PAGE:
There are growing concerns in Armenia that Azerbaijan may again attempt to use force to install a so-called “Zangezur Corridor” across sovereign Armenian territory, which would link Azerbaijan with its landlocked region, Nakhchivan, which lies between Armenia, Iran, and Turkey. In addition to violating Armenia’s sovereignty, this could cut off Armenia from its southern border with Iran. There is precedent for this fear: In 2021, President Aliyev even went so far as to threaten to install such a corridor “whether Armenia likes it or not.”

Crucially, Azerbaijan enjoys the backing of Turkey, while Russia—Armenia’s traditional protector—has been missing in action. This is due in part to the Kremlin’s ongoing war of aggression against Ukraine and frustration with Armenia’s westward shift, as evidenced by Yerevan’s accession to the International Criminal Court last month in defiance of Moscow. During his speech at the UN General Assembly on September 19—the day Azerbaijan began its takeover of Nagorno-Karabakh—Turkish President Recep Tayyip Erdoğan called on Armenia to open the “Zangezur Corridor.” Then, on September 25, Aliyev and Erdoğan met in Nakhchivan, where President Aliyev indirectly referenced a corridor through Armenia.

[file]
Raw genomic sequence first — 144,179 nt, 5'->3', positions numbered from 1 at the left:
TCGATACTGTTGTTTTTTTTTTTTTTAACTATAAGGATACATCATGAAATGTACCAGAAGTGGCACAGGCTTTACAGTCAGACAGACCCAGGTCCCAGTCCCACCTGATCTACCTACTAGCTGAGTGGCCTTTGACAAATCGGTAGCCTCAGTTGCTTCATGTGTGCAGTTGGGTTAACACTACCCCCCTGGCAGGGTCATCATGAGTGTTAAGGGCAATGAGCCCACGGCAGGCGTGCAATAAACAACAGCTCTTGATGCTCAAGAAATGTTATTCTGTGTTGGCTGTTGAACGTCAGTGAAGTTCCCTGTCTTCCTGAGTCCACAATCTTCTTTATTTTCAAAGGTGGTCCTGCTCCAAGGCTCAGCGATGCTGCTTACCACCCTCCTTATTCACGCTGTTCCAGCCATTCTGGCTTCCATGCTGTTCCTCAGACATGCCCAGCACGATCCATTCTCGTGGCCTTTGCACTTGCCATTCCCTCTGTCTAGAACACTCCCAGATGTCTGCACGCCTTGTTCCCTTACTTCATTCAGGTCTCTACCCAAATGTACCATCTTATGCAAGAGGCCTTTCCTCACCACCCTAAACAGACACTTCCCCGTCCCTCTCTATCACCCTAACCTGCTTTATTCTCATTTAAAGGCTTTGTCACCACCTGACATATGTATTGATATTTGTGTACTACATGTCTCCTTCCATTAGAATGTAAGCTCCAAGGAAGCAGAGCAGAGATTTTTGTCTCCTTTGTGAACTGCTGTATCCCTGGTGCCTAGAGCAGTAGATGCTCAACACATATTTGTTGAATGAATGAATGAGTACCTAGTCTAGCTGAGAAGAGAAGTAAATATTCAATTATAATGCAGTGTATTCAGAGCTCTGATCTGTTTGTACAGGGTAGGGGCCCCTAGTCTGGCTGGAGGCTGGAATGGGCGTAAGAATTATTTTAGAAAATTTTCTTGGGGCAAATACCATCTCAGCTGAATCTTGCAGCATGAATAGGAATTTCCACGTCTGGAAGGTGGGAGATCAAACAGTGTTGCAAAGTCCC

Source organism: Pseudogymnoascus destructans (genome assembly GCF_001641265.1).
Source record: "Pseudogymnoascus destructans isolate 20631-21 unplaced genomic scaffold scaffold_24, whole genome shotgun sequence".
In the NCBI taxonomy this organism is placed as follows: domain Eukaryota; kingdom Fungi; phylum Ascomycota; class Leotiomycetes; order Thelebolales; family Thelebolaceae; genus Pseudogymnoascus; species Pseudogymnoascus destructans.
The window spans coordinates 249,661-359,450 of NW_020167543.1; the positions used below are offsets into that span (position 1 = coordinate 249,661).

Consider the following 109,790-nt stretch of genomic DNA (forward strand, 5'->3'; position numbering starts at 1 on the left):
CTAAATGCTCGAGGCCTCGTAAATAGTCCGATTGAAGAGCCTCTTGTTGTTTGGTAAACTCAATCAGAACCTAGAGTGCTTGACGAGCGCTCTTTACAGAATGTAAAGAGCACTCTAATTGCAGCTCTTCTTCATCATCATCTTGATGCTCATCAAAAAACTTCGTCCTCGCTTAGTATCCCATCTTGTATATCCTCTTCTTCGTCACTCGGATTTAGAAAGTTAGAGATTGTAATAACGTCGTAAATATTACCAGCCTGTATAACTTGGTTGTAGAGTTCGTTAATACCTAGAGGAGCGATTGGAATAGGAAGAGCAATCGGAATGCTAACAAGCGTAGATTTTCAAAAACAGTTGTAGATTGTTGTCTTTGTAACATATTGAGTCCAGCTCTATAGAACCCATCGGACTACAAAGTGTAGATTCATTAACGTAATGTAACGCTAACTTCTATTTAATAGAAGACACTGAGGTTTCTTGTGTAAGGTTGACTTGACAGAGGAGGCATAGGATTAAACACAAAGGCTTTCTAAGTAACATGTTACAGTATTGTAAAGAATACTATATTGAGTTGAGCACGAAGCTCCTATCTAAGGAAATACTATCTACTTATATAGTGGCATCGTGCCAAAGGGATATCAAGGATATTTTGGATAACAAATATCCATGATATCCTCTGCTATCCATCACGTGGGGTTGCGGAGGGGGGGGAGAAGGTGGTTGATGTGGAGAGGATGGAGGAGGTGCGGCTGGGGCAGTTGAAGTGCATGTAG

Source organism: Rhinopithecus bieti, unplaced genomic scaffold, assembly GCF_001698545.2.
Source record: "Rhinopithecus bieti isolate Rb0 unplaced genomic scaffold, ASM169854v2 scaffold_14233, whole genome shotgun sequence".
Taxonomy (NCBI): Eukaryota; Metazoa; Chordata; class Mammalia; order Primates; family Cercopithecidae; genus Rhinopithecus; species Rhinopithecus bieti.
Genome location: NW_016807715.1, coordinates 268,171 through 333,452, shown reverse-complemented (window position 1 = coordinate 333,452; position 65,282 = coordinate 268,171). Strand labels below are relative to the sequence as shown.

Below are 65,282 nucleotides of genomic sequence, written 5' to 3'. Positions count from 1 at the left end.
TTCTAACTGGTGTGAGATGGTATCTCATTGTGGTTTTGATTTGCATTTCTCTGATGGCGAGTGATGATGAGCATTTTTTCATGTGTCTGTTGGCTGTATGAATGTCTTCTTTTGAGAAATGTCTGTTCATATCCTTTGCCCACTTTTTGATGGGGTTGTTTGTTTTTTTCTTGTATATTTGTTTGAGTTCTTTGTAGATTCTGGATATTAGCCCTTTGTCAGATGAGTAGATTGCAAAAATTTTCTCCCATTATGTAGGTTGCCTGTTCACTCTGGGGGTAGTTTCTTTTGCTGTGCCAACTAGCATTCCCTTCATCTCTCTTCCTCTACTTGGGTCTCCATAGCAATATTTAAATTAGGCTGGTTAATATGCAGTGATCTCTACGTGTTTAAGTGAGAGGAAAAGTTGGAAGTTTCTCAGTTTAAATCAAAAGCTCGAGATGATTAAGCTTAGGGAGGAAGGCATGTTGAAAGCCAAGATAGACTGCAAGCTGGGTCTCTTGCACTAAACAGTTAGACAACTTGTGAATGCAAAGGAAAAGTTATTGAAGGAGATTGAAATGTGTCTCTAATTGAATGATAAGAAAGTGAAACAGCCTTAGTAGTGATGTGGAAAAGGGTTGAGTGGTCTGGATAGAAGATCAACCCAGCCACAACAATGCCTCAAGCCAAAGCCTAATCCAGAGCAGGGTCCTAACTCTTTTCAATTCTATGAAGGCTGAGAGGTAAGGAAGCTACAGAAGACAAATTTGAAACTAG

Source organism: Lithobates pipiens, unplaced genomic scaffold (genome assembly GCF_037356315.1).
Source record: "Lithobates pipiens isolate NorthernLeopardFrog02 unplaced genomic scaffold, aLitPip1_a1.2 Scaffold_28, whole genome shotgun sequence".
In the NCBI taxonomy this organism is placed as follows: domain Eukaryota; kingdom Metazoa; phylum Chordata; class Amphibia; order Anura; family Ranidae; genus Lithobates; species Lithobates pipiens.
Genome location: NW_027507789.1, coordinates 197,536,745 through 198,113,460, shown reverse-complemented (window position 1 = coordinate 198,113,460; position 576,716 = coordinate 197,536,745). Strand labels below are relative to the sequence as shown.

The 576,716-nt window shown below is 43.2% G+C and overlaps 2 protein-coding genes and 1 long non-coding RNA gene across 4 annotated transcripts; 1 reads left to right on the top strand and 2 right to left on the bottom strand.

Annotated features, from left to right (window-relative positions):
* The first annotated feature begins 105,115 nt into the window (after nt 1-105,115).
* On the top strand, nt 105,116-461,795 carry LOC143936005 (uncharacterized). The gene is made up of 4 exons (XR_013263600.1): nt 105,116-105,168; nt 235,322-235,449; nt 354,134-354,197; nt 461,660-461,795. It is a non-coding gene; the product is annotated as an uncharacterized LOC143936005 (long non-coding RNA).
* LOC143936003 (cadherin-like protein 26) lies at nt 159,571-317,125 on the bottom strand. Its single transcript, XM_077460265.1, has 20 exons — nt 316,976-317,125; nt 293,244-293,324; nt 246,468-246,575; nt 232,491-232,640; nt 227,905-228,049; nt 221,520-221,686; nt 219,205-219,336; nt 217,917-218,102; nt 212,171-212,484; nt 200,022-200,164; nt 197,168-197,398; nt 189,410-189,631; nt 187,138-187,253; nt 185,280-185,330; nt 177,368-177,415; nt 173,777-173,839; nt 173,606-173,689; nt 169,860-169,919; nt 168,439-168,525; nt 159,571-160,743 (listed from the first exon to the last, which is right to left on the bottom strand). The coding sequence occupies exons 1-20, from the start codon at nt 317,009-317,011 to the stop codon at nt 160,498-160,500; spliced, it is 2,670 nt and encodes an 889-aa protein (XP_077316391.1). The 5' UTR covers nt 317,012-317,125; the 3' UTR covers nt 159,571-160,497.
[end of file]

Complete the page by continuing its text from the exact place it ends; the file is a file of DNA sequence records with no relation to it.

This development would undoubtedly have wider geopolitical consequences. Armenia would risk losing access to its southern border with Iran since Azerbaijan would have the ability to close the corridor, as it did at Lachin in Nagorno-Karabakh. Such a scenario could leave just one of Armenia’s international borders—Georgia—open to trade. If this happens, Russia’s interest in the conflict could be reactivated, as the Kremlin is reluctant to lose its South Caucasus link to Iran, which could lead Russia to increase its military presence in Armenia.